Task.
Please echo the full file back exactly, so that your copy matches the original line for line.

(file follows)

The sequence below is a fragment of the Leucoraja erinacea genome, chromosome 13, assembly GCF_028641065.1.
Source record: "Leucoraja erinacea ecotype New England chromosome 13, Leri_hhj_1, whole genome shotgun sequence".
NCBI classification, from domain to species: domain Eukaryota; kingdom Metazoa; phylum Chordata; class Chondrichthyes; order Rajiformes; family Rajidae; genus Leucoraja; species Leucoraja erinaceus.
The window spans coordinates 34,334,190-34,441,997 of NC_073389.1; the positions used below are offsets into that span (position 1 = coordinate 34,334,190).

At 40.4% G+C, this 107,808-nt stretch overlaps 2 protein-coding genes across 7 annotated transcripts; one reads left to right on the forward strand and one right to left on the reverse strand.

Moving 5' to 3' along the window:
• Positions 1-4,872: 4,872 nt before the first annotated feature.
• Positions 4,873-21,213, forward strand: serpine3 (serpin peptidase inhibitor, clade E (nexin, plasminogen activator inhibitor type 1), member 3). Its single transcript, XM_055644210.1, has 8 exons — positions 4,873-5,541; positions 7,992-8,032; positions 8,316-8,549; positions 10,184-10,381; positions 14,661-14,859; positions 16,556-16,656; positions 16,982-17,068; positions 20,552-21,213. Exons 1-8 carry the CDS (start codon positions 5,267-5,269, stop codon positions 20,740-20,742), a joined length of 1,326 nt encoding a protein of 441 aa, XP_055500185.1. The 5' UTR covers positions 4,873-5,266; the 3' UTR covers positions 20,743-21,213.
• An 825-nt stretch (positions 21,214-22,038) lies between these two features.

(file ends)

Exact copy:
The sequence below is a fragment of the Leucoraja erinacea genome, chromosome 13, assembly GCF_028641065.1.
Source record: "Leucoraja erinacea ecotype New England chromosome 13, Leri_hhj_1, whole genome shotgun sequence".
NCBI classification, from domain to species: domain Eukaryota; kingdom Metazoa; phylum Chordata; class Chondrichthyes; order Rajiformes; family Rajidae; genus Leucoraja; species Leucoraja erinaceus.
The window spans coordinates 34,334,190-34,441,997 of NC_073389.1; the positions used below are offsets into that span (position 1 = coordinate 34,334,190).

At 40.4% G+C, this 107,808-nt stretch overlaps 2 protein-coding genes across 7 annotated transcripts; one reads left to right on the forward strand and one right to left on the reverse strand.

Moving 5' to 3' along the window:
• Positions 1-4,872: 4,872 nt before the first annotated feature.
• Positions 4,873-21,213, forward strand: serpine3 (serpin peptidase inhibitor, clade E (nexin, plasminogen activator inhibitor type 1), member 3). Its single transcript, XM_055644210.1, has 8 exons — positions 4,873-5,541; positions 7,992-8,032; positions 8,316-8,549; positions 10,184-10,381; positions 14,661-14,859; positions 16,556-16,656; positions 16,982-17,068; positions 20,552-21,213. Exons 1-8 carry the CDS (start codon positions 5,267-5,269, stop codon positions 20,740-20,742), a joined length of 1,326 nt encoding a protein of 441 aa, XP_055500185.1. The 5' UTR covers positions 4,873-5,266; the 3' UTR covers positions 20,743-21,213.
• An 825-nt stretch (positions 21,214-22,038) lies between these two features.